Asian-American activists in California are hoping for another big win on the immigration front following Gov. Jerry Brown’s signing of the sanctuary state bill last Thursday.
Nonprofits are pushing for two of the state’s immigration bills that they say would expand protections and services for the immigrant community. The bills are part of a legislative package that includes the sanctuary state bill SB54, which will significantly limit the ways in which state and local law enforcement can cooperate with federal immigration authorities.
Now, Asian-American organizations are calling on the community to focus on advocating for the remainder of the bundle. Andrew Medina, Asian Americans Advancing Justice-CA’s (AAAJ-CA) policy manager, told HuffPost that this is particularly important in light the administration’s string of attempted crackdowns on legal and illegal immigration.
“In an era where Trump is trying to roll back voting rights, bolster his ruthless deportation machine, and scapegoat the Muslim community and other vulnerable communities - California needs to be a leader in the nation in providing these services and protections,” Medina, whose organization sponsored several bills in the package, told HuffPost.
Currently, Asian-American nonprofits are awaiting news on the legislative package’s AB 918, which would guarantee language access to voters. They’re also hoping for the signing of SB31, aimed at preventing the federal government from compiling a registry based on religious affiliation, national origin, or ethnicity. Both bills would have great significance to the Asian-American and immigrant communities, Medina said.
The minority group has the country’s highest rate of limited English proficiency (LEP), defined as individuals who have limited ability to read, speak, write, or understand English, at 35 percent. And California has one of the highest concentrations of LEP individuals. However, not all of its LEP voters are getting the help they need at the ballots.
Most bilingual voters are covered under Section 203 of the Voting Rights Act, which stipulates that localities that possess enough members of a certain foreign language group over a threshold are required to provide language assistance to those voters. But as Medina pointed out to HuffPost, this still leaves a huge chunk of Asian-Americans as well as Latino voters unaccounted for. That’s more than 530,000 constituents who live in precincts without proper language assistance.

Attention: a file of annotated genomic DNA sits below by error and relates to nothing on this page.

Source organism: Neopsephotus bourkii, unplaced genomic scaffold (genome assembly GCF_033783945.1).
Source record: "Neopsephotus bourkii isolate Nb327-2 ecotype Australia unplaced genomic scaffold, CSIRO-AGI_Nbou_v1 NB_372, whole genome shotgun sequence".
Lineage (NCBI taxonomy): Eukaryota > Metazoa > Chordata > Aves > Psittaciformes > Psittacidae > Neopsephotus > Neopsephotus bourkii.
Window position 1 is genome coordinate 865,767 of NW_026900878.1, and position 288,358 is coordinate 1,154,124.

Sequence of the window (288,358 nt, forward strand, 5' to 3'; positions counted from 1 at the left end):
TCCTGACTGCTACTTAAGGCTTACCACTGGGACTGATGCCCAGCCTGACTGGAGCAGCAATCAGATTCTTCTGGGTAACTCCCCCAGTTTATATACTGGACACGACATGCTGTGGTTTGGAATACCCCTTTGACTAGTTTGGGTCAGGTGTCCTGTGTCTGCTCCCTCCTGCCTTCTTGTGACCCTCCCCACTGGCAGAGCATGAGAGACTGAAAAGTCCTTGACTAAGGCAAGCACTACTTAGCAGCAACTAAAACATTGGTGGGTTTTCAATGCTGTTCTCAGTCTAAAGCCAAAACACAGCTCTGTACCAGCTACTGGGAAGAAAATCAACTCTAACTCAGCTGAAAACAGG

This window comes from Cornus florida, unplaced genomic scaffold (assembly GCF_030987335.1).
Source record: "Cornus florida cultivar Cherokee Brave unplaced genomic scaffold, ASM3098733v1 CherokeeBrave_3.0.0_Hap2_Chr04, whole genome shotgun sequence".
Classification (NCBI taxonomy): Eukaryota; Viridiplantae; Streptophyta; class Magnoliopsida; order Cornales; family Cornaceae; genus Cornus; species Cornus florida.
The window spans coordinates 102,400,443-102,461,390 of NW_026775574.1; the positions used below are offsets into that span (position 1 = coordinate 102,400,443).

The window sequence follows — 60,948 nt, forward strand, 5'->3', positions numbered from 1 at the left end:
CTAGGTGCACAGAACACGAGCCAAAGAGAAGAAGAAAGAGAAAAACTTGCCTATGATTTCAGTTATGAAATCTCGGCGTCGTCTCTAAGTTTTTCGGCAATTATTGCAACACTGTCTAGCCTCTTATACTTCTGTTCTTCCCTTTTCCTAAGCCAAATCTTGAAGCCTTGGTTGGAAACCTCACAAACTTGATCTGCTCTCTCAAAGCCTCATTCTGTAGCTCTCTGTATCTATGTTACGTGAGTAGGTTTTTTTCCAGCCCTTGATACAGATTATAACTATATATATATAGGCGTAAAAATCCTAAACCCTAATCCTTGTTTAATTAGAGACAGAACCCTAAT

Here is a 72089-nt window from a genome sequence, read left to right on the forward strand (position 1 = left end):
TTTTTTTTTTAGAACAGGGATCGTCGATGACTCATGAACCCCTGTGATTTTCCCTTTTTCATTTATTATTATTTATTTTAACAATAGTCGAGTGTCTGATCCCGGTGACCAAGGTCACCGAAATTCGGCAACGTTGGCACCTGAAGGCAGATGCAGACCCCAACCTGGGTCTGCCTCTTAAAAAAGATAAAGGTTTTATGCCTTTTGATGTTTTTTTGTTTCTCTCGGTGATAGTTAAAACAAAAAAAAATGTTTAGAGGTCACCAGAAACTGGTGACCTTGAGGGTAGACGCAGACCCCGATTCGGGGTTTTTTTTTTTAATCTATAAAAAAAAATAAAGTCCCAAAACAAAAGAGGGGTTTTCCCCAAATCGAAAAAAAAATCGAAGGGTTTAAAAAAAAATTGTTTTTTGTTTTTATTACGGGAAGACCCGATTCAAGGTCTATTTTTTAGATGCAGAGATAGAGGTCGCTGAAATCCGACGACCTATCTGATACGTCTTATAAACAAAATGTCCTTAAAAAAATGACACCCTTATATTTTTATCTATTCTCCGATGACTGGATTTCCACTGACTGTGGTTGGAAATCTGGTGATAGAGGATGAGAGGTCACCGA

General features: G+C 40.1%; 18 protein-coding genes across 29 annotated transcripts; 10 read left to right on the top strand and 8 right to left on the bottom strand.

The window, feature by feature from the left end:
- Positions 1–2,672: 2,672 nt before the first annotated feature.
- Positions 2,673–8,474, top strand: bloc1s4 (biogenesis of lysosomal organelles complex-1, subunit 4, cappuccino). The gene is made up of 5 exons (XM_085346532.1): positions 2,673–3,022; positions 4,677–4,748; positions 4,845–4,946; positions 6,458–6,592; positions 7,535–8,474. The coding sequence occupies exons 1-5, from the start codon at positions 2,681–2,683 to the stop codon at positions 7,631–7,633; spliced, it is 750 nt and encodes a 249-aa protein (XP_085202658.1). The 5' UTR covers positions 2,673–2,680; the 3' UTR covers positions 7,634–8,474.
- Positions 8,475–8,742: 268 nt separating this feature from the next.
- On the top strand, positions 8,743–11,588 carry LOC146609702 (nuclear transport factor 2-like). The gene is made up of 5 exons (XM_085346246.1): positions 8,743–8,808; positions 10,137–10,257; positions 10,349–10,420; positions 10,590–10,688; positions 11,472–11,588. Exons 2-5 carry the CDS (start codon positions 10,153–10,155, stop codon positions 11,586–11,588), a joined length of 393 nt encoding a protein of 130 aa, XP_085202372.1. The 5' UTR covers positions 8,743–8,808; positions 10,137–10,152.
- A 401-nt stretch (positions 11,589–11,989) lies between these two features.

Though it’d create some cost for the state, AB 918 could greatly bolster voter turnout in the Asian-American community, Medina says. Success has been seen in areas with greater language assistance. In fact, after San Diego County boosted its language services, it saw a more than 20 percent increase in voter registration among Filipino Americans. And Vietnamese American registration surged by 40 percent.
As for SB31, Asian-Americans can attest to how registries based on religion or ethnicity can be used to harm an entire group of people’s civil liberties. After all, they’ve been through it.
“We only need to look to the history of Japanese internment to see how programs that scapegoat a certain community is a blight to our democracy,” Medina points out.
What’s more, such registries have not shown success in protecting the U.S. The National Security Entry-Exit Registration System (NSEERS), a Bush-era program for registering non-citizen visa holders, overwhelmingly targeted those from Muslim-majority countries. While NSEERS was intended to highlight the “vulnerabilities of our immigration system” and “provide a vital line of defense in the war against terrorism,” as then-Attorney General John Ashcroft said, the results show otherwise. The program monitored more than 80,000 registrants and placed more than 13,000 in deportation proceedings, a report from Penn State Law indicated. But it failed to result in a single known terrorism conviction.
“History has demonstrated that registries based on religious affiliation and national origin are not effective law enforcement or anti-terrorism tools,” Medina said, underscoring the importance of SB31.
Medina added that following President Donald Trump’s travel ban and the cancellation of DACA, among several other policy moves, he’s observed a heightened level of fear in the Asian-American community. With California being a majority-minority state, the bills would serve as a way to protect its at-risk populations, he said.
“While we have made many strides in this legislative session establishing protections, resisting harmful Trump policies, and advancing services, there is still more work to be done to ensure that our most vulnerable populations can succeed.
The governor has until Oct. 15th to act on the pending legislation.